Sexism allegations: pressure on game developer Activision Blizzard

Status: 11/19/2021 12:00 p.m.

Activision Blizzard, known for games like “Candy Crush”, is under attack over allegations of sexism. The corporate culture is consistently misogynistic, so the allegation. The current co-boss throws in the towel.

By Katharina Wilhelm, ARD Studio Los Angeles

The Californian computer game manufacturer Activision Blizzard is under pressure. The reasons are allegations of sexism against a former employee and a work culture that is hostile to women. Company boss Bobby Kotick is said to have known about it for years but did nothing. The employees protested Tuesday and called for Kotick to resign. A corresponding petition among the employees already has 1,000 signatures.

Catherine Wilhelm
ARD-Studio Los Angeles

Contractual partners distance themselves

Now contractual partners such as Xbox and Sony are also keeping their distance. As reported by the financial service Bloomberg, Xbox boss Phil Spencer expressed concern about the corporate culture of Activision Blizzard in an internal email to Microsoft employees. Sony company boss Jim Ryan is also keeping a distance, it is said. Sony’s Playstation is one of the most important platforms for the company.

In July, the state of California filed a lawsuit against Activision Blizzard for discriminating against and harassing female employees. Employees reported a difficult working environment. In August, the head of Blizzard Entertainment, Allen Brack, was fired. He is said to have touched colleagues without consent and joked about rape.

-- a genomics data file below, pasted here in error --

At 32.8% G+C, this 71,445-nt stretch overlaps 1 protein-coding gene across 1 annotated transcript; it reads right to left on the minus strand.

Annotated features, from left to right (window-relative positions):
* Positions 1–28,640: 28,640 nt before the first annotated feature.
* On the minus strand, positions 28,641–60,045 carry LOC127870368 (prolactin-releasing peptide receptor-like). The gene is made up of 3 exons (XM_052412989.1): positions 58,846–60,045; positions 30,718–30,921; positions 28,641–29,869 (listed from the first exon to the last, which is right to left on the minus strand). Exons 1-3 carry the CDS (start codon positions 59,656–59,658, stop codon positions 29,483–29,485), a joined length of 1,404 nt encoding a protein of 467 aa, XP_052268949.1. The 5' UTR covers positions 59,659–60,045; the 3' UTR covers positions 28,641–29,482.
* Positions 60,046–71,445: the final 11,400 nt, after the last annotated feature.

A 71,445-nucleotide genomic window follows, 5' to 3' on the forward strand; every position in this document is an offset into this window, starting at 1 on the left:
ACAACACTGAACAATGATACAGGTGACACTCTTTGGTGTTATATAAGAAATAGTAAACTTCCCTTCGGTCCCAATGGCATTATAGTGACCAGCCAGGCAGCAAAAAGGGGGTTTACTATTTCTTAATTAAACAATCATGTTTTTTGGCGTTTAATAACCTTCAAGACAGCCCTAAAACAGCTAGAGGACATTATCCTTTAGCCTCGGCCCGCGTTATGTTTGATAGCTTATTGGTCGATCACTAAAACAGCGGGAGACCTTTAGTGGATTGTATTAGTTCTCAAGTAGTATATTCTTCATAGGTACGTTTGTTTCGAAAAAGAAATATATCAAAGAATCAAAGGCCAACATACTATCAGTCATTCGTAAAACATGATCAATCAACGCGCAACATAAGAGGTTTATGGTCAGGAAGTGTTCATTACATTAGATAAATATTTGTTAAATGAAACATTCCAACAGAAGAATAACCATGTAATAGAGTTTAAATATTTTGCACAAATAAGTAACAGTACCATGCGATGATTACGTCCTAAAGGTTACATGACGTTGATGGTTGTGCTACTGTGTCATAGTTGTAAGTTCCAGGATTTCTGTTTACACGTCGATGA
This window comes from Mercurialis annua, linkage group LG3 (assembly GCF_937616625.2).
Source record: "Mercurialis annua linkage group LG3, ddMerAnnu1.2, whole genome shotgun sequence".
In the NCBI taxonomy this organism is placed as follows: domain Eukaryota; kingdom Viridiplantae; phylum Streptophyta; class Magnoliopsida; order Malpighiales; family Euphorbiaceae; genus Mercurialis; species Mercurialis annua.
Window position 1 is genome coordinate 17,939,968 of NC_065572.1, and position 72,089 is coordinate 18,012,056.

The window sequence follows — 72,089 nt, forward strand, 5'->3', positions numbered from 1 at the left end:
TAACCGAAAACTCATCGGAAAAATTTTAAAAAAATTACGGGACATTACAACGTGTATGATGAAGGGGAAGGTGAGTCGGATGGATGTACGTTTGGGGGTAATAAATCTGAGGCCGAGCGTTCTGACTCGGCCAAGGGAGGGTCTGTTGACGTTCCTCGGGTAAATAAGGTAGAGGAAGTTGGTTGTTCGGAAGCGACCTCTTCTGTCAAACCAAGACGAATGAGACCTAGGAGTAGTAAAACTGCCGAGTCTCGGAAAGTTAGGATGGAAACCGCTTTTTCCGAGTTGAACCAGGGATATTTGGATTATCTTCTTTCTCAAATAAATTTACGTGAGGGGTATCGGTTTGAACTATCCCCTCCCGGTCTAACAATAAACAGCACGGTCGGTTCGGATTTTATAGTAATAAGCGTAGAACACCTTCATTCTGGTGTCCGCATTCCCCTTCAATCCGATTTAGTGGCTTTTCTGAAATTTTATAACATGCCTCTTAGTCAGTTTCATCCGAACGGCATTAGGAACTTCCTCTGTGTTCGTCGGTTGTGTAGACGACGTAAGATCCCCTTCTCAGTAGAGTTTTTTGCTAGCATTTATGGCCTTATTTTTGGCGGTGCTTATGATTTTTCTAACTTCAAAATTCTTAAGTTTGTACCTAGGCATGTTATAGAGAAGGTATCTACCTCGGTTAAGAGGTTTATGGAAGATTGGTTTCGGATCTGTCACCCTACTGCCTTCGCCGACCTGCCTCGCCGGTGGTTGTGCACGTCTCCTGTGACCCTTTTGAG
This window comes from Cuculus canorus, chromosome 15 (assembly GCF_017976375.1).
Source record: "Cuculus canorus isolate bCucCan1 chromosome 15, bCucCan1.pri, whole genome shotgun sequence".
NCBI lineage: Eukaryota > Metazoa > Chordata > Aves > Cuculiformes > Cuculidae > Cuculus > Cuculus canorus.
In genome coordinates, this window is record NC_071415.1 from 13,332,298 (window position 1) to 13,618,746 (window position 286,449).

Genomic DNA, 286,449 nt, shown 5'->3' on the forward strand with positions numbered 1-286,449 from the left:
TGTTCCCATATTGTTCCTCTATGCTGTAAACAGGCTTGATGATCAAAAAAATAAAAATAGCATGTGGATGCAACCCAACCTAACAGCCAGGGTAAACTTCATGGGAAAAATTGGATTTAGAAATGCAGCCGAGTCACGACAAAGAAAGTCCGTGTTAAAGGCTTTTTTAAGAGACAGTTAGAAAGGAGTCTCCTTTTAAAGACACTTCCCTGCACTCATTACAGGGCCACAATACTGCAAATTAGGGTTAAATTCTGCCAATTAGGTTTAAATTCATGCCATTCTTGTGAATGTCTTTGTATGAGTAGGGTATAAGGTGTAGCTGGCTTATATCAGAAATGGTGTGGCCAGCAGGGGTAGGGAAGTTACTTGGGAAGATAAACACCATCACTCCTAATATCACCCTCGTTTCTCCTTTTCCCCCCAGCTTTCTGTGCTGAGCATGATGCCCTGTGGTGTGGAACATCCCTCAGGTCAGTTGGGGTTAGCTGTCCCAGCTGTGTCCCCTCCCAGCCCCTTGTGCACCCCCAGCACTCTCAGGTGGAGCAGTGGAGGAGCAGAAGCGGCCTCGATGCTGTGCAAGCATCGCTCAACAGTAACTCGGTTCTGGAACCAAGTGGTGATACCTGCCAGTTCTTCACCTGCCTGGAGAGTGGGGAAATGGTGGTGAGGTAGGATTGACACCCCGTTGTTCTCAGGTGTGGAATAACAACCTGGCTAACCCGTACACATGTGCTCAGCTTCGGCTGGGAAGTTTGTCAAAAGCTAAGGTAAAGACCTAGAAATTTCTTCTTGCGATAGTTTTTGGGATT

The “Wall Street Journal” now reported that Kotick had known the relevant internal reports for years – including the allegation of rape. However, he only forwarded some of these reports to the Board of Directors. A company spokesman denied this. The Internet called for a boycott of the games “Call of Duty” and “Candy Crush” – both workhorses of Activision Blizzard.

The co-boss is leaving soon

How deep the problems are can also be seen in the efforts to smooth out the image of the game manufacturer. In August, Jennifer Oneal was made co-boss – and thus one of the few female leaders in the game business. However, only a month later she complained that she was paid less than her male counterpart. In a letter to the legal department, she stated that, from her point of view, sustainable change was not possible under the current leadership. At the end of the year, she is leaving Activision Blizzard.

At the end of October, the computer game manufacturer announced that it would invest 250 million US dollars in response to the ongoing criticism to hire more women and non-binary people. Their share is currently around 23 percent. Activision Blizzard plans to increase that number to around 50 percent within five years.

Because of allegations of sexism: Pressure on game developer Activision Blizzard is growing

Katharina Wilhelm, ARD Los Angeles, November 19, 2021 10:51 am

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